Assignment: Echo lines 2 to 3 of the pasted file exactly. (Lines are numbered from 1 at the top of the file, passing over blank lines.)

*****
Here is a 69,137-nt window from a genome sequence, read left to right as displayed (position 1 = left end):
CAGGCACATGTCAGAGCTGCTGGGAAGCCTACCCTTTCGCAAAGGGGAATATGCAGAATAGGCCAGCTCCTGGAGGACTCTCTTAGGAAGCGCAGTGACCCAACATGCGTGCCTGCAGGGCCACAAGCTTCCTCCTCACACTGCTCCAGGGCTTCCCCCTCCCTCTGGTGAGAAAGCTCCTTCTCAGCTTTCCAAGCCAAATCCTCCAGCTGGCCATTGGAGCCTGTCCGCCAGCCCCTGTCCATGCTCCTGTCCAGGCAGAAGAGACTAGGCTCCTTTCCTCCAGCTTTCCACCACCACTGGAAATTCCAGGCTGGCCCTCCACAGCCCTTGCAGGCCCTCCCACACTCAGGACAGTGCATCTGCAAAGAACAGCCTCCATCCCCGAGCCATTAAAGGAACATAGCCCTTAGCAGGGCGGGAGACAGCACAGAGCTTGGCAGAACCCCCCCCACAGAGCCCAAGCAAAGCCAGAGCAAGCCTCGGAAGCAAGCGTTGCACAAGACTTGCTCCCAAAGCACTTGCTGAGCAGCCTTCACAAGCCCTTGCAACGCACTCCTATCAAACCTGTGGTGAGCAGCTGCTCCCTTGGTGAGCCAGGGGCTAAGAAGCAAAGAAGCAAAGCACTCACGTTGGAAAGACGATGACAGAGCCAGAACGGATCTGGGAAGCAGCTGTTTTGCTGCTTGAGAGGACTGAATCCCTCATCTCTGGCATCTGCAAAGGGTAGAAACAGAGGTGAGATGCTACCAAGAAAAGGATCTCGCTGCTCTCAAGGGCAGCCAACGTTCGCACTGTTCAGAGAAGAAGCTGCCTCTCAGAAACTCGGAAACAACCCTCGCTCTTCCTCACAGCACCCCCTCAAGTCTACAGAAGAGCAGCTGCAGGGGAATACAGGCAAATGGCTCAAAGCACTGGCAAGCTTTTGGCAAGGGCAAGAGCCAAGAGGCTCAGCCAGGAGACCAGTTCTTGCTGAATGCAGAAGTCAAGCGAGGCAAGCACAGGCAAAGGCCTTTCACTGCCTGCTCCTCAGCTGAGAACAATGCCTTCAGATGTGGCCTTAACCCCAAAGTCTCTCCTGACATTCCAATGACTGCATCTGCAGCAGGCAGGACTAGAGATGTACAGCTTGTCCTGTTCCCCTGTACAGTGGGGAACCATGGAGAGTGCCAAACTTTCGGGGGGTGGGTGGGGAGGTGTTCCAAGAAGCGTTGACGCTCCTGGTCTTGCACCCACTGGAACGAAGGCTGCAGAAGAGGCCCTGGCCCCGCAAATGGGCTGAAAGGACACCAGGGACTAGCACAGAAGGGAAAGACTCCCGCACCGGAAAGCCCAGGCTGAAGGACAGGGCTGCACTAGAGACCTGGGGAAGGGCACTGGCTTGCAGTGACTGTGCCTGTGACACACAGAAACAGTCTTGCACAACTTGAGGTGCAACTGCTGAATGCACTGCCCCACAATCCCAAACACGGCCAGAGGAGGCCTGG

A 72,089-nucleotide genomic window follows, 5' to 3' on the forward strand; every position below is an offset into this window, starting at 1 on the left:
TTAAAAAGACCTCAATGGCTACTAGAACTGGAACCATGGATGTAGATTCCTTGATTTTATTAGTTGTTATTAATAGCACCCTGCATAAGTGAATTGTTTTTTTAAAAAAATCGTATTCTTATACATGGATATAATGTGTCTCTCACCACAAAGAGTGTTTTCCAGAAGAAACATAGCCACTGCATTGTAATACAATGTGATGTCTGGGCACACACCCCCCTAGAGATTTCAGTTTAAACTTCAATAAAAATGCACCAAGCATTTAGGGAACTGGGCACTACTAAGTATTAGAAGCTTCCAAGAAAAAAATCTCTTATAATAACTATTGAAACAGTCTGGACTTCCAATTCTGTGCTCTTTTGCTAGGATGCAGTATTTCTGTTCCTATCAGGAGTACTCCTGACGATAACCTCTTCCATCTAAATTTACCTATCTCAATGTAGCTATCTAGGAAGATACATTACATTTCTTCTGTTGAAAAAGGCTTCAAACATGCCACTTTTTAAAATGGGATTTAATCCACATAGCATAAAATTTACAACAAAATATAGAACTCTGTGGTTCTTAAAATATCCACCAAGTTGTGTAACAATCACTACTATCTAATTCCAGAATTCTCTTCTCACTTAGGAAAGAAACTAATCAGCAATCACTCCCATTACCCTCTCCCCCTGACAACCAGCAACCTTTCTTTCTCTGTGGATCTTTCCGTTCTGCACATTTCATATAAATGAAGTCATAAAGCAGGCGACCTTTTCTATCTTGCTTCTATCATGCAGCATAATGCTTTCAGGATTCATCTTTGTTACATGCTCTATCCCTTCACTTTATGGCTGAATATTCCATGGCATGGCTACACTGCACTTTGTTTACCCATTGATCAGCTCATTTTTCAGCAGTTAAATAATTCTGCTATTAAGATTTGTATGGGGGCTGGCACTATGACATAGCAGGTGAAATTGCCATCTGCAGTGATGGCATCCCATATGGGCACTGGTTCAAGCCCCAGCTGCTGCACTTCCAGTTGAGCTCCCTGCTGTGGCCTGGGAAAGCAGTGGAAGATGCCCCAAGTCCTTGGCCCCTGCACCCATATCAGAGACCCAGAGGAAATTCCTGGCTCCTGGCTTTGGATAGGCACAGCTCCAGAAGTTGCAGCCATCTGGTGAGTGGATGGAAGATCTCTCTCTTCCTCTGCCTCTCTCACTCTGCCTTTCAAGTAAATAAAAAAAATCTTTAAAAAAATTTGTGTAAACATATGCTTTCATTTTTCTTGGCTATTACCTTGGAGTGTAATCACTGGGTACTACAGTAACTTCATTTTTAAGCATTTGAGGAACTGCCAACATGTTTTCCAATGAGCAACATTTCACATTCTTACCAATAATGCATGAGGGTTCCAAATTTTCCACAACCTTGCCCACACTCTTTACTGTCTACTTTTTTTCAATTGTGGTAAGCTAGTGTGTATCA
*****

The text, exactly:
CAGGCACATGTCAGAGCTGCTGGGAAGCCTACCCTTTCGCAAAGGGGAATATGCAGAATAGGCCAGCTCCTGGAGGACTCTCTTAGGAAGCGCAGTGACCCAACATGCGTGCCTGCAGGGCCACAAGCTTCCTCCTCACACTGCTCCAGGGCTTCCCCCTCCCTCTGGTGAGAAAGCTCCTTCTCAGCTTTCCAAGCCAAATCCTCCAGCTGGCCATTGGAGCCTGTCCGCCAGCCCCTGTCCATGCTCCTGTCCAGGCAGAAGAGACTAGGCTCCTTTCCTCCAGCTTTCCACCACCACTGGAAATTCCAGGCTGGCCCTCCACAGCCCTTGCAGGCCCTCCCACACTCAGGACAGTGCATCTGCAAAGAACAGCCTCCATCCCCGAGCCATTAAAGGAACATAGCCCTTAGCAGGGCGGGAGACAGCACAGAGCTTGGCAGAACCCCCCCCACAGAGCCCAAGCAAAGCCAGAGCAAGCCTCGGAAGCAAGCGTTGCACAAGACTTGCTCCCAAAGCACTTGCTGAGCAGCCTTCACAAGCCCTTGCAACGCACTCCTATCAAACCTGTGGTGAGCAGCTGCTCCCTTGGTGAGCCAGGGGCTAAGAAGCAAAGAAGCAAAGCACTCACGTTGGAAAGACGATGACAGAGCCAGAACGGATCTGGGAAGCAGCTGTTTTGCTGCTTGAGAGGACTGAATCCCTCATCTCTGGCATCTGCAAAGGGTAGAAACAGAGGTGAGATGCTACCAAGAAAAGGATCTCGCTGCTCTCAAGGGCAGCCAACGTTCGCACTGTTCAGAGAAGAAGCTGCCTCTCAGAAACTCGGAAACAACCCTCGCTCTTCCTCACAGCACCCCCTCAAGTCTACAGAAGAGCAGCTGCAGGGGAATACAGGCAAATGGCTCAAAGCACTGGCAAGCTTTTGGCAAGGGCAAGAGCCAAGAGGCTCAGCCAGGAGACCAGTTCTTGCTGAATGCAGAAGTCAAGCGAGGCAAGCACAGGCAAAGGCCTTTCACTGCCTGCTCCTCAGCTGAGAACAATGCCTTCAGATGTGGCCTTAACCCCAAAGTCTCTCCTGACATTCCAATGACTGCATCTGCAGCAGGCAGGACTAGAGATGTACAGCTTGTCCTGTTCCCCTGTACAGTGGGGAACCATGGAGAGTGCCAAACTTTCGGGGGGTGGGTGGGGAGGTGTTCCAAGAAGCGTTGACGCTCCTGGTCTTGCACCCACTGGAACGAAGGCTGCAGAAGAGGCCCTGGCCCCGCAAATGGGCTGAAAGGACACCAGGGACTAGCACAGAAGGGAAAGACTCCCGCACCGGAAAGCCCAGGCTGAAGGACAGGGCTGCACTAGAGACCTGGGGAAGGGCACTGGCTTGCAGTGACTGTGCCTGTGACACACAGAAACAGTCTTGCACAACTTGAGGTGCAACTGCTGAATGCACTGCCCCACAATCCCAAACACGGCCAGAGGAGGCCTGG

A 72,089-nucleotide genomic window follows, 5' to 3' on the forward strand; every position below is an offset into this window, starting at 1 on the left: